From these three simulated hurricane events, it is clear that high variability is possible in the relationship between principal loss to the cat bond market and industry losses. There are 41 events in AIR’s 10,000-year standard hurricane catalogue that cause industry loss between $90 and 110 billion (approximately 21,000 events are simulated in the catalogue). These 41 events cause principal loss to the cat bond market ranging from 9 percent to 42 percent, with an average of 20 percent.
It must be noted that, for the purposes of this analysis, Events 1, 2, and 3 are all qualifying events.
What about earthquake?
Earthquakes are the second largest risk to the catastrophe bond market, with 48 percent of the principal in the market portfolio exposed to the peril, but do $100 billion earthquakes exhibit the same variability in principal loss as hurricanes?
There are 10 events that cause industry loss between $90 and 110 billion. These events have principal reduction ranging between 15 percent and 24 percent to the market portfolio, which is a significantly narrower range of portfolio impact than we observe for hurricane.
Table 1 below illustrates the relationship between size of industry loss and principal reduction to the market portfolio for earthquake and hurricane. While the mean and median principal reductions for these two perils are comparable, the variability, as quantified in the standard deviation, is significantly higher for US hurricane than it is for US earthquake. The lower variability in principal reduction for US earthquake, as compared to US hurricane, can be attributed to several factors, including the concentration of large events near known faults and less geographical spread of losses from a single event.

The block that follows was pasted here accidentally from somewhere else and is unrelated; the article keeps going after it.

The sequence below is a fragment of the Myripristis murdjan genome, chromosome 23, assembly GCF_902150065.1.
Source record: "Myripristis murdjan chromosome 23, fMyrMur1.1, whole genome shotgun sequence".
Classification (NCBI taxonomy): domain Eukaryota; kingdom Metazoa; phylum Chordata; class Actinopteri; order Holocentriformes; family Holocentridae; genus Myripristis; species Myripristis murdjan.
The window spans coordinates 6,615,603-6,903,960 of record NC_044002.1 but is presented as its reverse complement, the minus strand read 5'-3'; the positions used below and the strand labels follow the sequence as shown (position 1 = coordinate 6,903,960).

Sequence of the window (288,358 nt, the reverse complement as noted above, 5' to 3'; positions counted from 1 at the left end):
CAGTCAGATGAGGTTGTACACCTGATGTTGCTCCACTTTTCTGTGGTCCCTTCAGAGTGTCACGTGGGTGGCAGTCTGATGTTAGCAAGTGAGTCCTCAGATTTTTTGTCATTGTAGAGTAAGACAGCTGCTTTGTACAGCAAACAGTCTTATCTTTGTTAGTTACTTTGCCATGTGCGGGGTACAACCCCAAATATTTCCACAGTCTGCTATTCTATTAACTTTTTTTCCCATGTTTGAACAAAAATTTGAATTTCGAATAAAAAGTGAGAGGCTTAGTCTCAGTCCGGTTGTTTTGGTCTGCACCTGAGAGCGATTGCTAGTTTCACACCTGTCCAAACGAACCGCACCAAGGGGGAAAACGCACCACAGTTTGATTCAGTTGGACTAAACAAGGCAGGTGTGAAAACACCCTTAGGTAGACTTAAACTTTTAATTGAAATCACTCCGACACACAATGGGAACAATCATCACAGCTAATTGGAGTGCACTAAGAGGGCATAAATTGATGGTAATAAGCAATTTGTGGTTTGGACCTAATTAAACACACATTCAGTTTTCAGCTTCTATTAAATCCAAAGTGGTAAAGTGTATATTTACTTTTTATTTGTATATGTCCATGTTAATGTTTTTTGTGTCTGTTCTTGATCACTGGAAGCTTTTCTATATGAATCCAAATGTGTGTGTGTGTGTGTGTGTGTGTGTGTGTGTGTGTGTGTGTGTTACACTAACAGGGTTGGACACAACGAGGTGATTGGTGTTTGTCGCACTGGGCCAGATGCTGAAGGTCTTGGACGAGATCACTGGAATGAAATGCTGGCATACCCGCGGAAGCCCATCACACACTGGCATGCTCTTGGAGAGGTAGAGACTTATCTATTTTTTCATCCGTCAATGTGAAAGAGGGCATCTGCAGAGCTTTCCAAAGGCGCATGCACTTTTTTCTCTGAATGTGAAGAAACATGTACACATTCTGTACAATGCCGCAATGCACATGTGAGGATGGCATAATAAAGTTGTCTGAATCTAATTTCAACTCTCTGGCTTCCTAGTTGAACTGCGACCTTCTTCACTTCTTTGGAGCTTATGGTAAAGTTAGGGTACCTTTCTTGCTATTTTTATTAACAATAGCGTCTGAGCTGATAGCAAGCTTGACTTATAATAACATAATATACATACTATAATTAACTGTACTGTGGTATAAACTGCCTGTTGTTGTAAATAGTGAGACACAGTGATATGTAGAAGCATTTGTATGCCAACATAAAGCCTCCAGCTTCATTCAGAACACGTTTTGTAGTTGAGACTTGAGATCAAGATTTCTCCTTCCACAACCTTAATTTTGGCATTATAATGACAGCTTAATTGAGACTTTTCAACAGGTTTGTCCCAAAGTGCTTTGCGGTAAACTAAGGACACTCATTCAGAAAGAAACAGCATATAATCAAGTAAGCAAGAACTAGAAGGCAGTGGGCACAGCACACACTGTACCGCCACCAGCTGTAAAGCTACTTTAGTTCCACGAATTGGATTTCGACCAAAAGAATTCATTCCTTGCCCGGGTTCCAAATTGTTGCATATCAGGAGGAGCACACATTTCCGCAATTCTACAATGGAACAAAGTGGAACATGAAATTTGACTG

The analysis demonstrates that industry exposure from a catastrophic event is not the same as catastrophe bond exposure to the same catastrophe. Principal loss to the cat bond market is a function not only of industry exposure but also the concentration of principal in different region/peril combinations of each bond in the market, pre- and post-landfall activity of each event, cat bond structures (eg, aggregate versus occurrence, or indemnity versus industry loss), the sequence of events within a risk period, and exposure concentrations.
The analyses were performed using the entire catastrophe bond market portfolio and with one question in mind; however, a skilful portfolio manager or underwriter can optimise their exposure to varying tolerances of risk by conducting multidimensional analyses for the market as a whole or for their own positions. Further, by studying a full distribution of stochastic scenarios, rather than a few select events, more robust analytics can be performed which can aid in strong risk management.
Rhodri Lane is manager, insurance-linked securities at AIR Worldwide. He can be contacted at: firstname.lastname@example.org
Adil Imani is a risk analyst at AIR Worldwide. He can be contacted at: email@example.com